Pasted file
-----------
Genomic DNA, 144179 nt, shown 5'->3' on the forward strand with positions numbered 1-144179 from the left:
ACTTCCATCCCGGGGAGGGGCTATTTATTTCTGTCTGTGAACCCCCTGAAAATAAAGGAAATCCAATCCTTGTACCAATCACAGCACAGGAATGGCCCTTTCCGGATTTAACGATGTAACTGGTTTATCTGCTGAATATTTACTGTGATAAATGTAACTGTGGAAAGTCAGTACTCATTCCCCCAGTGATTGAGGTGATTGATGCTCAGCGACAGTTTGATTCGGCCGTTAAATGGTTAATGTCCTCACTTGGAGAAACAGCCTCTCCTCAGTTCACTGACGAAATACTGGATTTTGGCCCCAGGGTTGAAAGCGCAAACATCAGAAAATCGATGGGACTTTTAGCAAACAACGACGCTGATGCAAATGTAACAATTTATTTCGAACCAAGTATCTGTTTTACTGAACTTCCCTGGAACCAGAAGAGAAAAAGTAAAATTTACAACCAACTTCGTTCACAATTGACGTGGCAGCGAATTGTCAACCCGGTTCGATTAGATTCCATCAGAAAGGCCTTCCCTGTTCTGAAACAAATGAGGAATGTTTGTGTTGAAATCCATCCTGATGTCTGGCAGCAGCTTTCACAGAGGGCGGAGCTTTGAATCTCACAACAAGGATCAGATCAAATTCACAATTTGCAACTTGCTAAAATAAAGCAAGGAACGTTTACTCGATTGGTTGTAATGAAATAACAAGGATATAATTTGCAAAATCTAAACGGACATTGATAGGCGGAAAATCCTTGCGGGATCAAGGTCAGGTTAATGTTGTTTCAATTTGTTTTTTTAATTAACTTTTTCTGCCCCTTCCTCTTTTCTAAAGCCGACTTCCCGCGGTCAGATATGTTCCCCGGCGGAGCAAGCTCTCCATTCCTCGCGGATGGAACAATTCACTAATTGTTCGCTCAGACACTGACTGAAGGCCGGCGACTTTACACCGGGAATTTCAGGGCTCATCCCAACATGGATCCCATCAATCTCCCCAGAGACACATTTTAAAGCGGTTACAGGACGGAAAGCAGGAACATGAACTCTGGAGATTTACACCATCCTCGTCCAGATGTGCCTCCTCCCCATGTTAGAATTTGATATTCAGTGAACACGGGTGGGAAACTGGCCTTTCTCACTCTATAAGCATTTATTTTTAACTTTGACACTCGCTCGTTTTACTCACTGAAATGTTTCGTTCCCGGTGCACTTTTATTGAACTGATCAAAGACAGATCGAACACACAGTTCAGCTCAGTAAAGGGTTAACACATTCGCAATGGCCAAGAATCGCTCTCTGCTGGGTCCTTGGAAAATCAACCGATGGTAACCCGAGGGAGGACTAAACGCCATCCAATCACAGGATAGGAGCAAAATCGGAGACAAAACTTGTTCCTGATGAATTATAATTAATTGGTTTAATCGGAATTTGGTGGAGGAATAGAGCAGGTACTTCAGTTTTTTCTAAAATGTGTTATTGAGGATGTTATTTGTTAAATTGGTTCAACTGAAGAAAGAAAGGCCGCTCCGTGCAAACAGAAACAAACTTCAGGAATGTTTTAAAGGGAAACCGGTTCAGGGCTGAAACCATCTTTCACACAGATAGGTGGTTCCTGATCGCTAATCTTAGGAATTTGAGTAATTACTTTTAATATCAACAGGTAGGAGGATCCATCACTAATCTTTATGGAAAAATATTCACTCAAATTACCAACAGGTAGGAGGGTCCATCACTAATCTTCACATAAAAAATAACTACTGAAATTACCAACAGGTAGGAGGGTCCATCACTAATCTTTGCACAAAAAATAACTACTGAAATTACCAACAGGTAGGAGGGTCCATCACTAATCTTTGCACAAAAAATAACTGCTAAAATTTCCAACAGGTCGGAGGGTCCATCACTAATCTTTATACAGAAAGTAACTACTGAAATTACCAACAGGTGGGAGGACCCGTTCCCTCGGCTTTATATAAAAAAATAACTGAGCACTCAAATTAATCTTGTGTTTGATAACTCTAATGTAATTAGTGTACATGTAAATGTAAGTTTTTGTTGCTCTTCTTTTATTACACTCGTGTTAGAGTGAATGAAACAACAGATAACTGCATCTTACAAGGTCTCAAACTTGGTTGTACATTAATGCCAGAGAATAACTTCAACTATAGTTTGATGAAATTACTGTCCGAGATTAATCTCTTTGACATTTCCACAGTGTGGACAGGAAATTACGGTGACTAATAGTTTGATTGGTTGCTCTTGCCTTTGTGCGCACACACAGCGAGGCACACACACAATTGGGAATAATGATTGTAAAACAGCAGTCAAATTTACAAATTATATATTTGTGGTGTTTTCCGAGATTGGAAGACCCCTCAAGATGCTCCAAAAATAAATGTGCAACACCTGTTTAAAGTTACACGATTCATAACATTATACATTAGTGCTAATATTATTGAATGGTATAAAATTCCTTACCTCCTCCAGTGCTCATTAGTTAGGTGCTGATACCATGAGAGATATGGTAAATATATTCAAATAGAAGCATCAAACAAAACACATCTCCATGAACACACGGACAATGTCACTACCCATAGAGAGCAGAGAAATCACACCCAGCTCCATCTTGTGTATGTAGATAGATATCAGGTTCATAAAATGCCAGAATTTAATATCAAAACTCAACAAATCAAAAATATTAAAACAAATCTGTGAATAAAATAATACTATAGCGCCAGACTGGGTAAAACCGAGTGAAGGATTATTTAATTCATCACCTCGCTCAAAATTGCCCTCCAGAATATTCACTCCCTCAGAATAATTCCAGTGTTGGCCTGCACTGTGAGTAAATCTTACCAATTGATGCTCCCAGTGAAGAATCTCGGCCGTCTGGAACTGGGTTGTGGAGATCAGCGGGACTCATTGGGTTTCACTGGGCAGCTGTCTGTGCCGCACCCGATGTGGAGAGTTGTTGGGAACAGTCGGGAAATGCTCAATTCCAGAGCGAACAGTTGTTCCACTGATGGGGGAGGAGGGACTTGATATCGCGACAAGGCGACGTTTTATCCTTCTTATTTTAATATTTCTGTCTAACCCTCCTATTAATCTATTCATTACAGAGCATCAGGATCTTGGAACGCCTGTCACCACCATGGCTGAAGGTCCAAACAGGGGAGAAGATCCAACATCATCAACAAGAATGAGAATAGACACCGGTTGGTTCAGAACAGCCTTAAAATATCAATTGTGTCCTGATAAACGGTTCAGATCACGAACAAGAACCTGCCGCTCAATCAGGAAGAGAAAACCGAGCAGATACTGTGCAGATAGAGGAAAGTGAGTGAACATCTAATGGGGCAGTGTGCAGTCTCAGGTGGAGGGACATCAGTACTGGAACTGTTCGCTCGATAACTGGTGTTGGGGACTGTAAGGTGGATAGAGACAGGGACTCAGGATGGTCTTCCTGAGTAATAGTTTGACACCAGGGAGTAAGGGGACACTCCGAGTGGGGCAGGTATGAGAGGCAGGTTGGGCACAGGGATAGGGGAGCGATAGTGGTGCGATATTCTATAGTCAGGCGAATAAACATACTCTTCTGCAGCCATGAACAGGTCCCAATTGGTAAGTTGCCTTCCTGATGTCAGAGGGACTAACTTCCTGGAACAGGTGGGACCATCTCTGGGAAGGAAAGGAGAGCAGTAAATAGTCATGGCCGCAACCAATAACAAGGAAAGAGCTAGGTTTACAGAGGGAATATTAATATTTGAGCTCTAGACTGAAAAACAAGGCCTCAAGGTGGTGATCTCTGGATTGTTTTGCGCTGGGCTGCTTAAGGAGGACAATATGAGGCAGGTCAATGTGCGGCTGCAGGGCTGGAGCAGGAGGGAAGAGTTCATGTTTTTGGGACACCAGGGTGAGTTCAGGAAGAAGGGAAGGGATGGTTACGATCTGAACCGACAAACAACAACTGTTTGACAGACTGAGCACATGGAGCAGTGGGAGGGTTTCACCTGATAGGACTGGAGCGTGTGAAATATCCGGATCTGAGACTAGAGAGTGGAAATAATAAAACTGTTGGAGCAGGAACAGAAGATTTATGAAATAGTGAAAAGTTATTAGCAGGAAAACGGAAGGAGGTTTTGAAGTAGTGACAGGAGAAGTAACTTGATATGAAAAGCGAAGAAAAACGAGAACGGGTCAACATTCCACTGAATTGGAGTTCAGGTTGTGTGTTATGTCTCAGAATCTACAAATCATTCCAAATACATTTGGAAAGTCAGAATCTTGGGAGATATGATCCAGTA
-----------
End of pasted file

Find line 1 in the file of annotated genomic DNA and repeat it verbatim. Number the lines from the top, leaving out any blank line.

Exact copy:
Genomic DNA, 144179 nt, shown 5'->3' on the forward strand with positions numbered 1-144179 from the left: